Fugitive Wanted for Murder, Kidnapping, and Racketeering Captured in Mexico
A fugitive wanted for multiple federal criminal charges, to include murder, kidnapping, and racketeering, has been captured in Mexico and returned to the United States, announced U.S. Attorney Ryan K. Patrick and FBI Special Agent in Charge Christopher Combs, San Antonio Division.
On February 26, 2019, San Antonio FBI announced up to a $25,000 reward for information leading to the arrest of Juan Alberto Mendez, 47, an alleged associate of the Gulf Cartel, formerly of Mission, Texas, wanted for his alleged involvement in drug racketeering, including murder in aid of racketeering, between 2015 and 2018 in Indiana and Texas. On August 1, 2019, Mendez was captured in Playa del Carmen, Quintana Roo, Mexico and deported to the United States on August 2, 2019.
On May 11, 2018, the United States District Court for the Southern District of Texas, Houston, Texas, issued a federal arrest warrant after Mendez was charged with conspiracy to participate in racketeering activity, attempted murder in aid of racketeering, murder in aid of racketeering, and kidnapping resulting in death. On September 23, 2015, the United States District Court for the Northern District of Indiana, Fort Wayne, Indiana, issued a federal arrest warrant after Mendez was charged with conspiracy to distribute and possess with intent to distribute Schedule I controlled substance—heroin, Schedule II controlled substance—cocaine, Schedule I controlled substance—marijuana, and forfeiture.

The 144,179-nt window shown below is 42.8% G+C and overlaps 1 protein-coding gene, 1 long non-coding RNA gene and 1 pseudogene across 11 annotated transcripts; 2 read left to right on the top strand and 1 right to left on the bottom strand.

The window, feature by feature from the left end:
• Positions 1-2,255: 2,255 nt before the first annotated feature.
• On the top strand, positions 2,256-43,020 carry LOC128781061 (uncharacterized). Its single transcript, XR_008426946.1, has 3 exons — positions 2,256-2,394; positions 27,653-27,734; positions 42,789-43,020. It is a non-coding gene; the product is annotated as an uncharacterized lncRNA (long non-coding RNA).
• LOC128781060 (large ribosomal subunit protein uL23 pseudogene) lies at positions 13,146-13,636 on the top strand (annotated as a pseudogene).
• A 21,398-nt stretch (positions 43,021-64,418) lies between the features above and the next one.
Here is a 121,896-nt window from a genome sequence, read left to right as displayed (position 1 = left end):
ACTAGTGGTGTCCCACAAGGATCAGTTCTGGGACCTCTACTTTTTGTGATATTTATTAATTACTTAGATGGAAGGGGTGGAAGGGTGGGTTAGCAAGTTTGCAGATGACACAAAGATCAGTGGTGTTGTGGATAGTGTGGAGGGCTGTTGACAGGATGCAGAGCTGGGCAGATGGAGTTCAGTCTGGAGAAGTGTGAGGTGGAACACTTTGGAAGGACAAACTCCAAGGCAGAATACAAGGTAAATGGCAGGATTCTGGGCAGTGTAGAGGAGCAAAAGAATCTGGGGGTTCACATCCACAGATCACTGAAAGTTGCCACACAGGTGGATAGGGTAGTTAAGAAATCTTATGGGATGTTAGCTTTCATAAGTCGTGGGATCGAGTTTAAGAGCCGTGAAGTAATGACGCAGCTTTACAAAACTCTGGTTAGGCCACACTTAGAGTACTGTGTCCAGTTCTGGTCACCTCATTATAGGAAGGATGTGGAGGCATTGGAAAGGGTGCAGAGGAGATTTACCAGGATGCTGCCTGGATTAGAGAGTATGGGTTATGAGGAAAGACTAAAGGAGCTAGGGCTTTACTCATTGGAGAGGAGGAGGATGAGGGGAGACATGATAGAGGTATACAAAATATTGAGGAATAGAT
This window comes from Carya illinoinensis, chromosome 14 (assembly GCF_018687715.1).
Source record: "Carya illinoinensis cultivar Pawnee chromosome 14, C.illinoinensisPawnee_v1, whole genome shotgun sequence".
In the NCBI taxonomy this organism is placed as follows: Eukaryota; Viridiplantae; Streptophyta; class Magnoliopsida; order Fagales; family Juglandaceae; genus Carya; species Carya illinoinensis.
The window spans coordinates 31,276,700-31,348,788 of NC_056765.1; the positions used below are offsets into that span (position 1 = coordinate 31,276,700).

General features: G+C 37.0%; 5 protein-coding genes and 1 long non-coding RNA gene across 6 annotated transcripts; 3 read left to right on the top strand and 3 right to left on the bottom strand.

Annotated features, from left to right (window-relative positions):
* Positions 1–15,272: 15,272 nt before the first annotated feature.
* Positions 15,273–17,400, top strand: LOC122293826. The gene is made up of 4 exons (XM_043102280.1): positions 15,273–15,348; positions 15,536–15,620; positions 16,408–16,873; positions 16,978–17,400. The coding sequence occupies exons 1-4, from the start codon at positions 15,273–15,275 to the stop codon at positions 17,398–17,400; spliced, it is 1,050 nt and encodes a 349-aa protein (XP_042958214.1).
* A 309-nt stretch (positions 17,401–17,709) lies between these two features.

Today, August 5, 2019, Mendez had his initial appearance in federal court in Houston. A counsel determination hearing will take place tomorrow, August 6, 2019, at 2 p.m. before U.S. Magistrate Judge Christina A. Bryan. A detention hearing will be scheduled after this hearing.
The arrest of Mendez resulted from the cooperative efforts of San Antonio FBI, Indianapolis FBI, the FBI’s Legal Attaché assigned to the United States Embassy in Mexico City, the Mexican Attorney General’s Office (Fiscalia General De La Republica—FGR), the Criminal Investigations Agency, Mexico (Agencia de Investigaciones Criminales – AIC), and the National Institute of Immigration, Mexico (Instituto Nacional de Migración).
The FBI and IRS-Criminal Investigation are investigating the case along with the Drug Enforcement Administration, Customs and Border Protection, Texas Alcoholic Beverage Commission, Hidalgo County Sheriff’s Office and police departments in McAllen, Mission, Edinburg, Weslaco and Pharr, Texas.
Assistant U.S. Attorneys Anibal J. Alaniz and Casey N. MacDonald of the Southern District of Texas and Trial Attorney Alexander Gottfried of the Criminal Division’s Organized Crime and Gang Section are prosecuting the Texas case. Assistant U.S. Attorney Anthony W. Geller of the Northern District of Indiana, Ft. Wayne, Division, is prosecuting the Indiana case.
An indictment is a formal accusation of criminal conduct, not evidence.
A defendant is presumed innocent unless convicted through due process of law.